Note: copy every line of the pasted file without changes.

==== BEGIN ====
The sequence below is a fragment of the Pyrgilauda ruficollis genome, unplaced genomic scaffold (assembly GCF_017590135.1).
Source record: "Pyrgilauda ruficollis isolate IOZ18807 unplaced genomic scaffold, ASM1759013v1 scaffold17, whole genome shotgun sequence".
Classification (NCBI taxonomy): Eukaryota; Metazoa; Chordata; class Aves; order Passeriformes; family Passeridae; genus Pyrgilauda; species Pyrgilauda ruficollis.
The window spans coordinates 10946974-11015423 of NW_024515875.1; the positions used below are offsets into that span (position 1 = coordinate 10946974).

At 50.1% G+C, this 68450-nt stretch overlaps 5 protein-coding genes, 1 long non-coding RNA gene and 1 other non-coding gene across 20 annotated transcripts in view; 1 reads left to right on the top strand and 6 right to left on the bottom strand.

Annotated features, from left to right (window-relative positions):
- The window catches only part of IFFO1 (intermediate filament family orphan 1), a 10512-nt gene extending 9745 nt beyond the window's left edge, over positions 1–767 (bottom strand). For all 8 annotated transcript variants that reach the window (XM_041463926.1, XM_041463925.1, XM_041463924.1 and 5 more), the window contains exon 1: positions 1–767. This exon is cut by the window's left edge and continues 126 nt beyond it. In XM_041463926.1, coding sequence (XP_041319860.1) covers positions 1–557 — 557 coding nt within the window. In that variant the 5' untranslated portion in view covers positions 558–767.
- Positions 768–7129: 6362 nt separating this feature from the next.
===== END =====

The sequence below is a fragment of the Pyrgilauda ruficollis genome, unplaced genomic scaffold (assembly GCF_017590135.1).
Source record: "Pyrgilauda ruficollis isolate IOZ18807 unplaced genomic scaffold, ASM1759013v1 scaffold17, whole genome shotgun sequence".
Classification (NCBI taxonomy): Eukaryota; Metazoa; Chordata; class Aves; order Passeriformes; family Passeridae; genus Pyrgilauda; species Pyrgilauda ruficollis.
The window spans coordinates 10946974-11015423 of NW_024515875.1; the positions used below are offsets into that span (position 1 = coordinate 10946974).

At 50.1% G+C, this 68450-nt stretch overlaps 5 protein-coding genes, 1 long non-coding RNA gene and 1 other non-coding gene across 20 annotated transcripts in view; 1 reads left to right on the top strand and 6 right to left on the bottom strand.

Annotated features, from left to right (window-relative positions):
- The window catches only part of IFFO1 (intermediate filament family orphan 1), a 10512-nt gene extending 9745 nt beyond the window's left edge, over positions 1–767 (bottom strand). For all 8 annotated transcript variants that reach the window (XM_041463926.1, XM_041463925.1, XM_041463924.1 and 5 more), the window contains exon 1: positions 1–767. This exon is cut by the window's left edge and continues 126 nt beyond it. In XM_041463926.1, coding sequence (XP_041319860.1) covers positions 1–557 — 557 coding nt within the window. In that variant the 5' untranslated portion in view covers positions 558–767.
- Positions 768–7129: 6362 nt separating this feature from the next.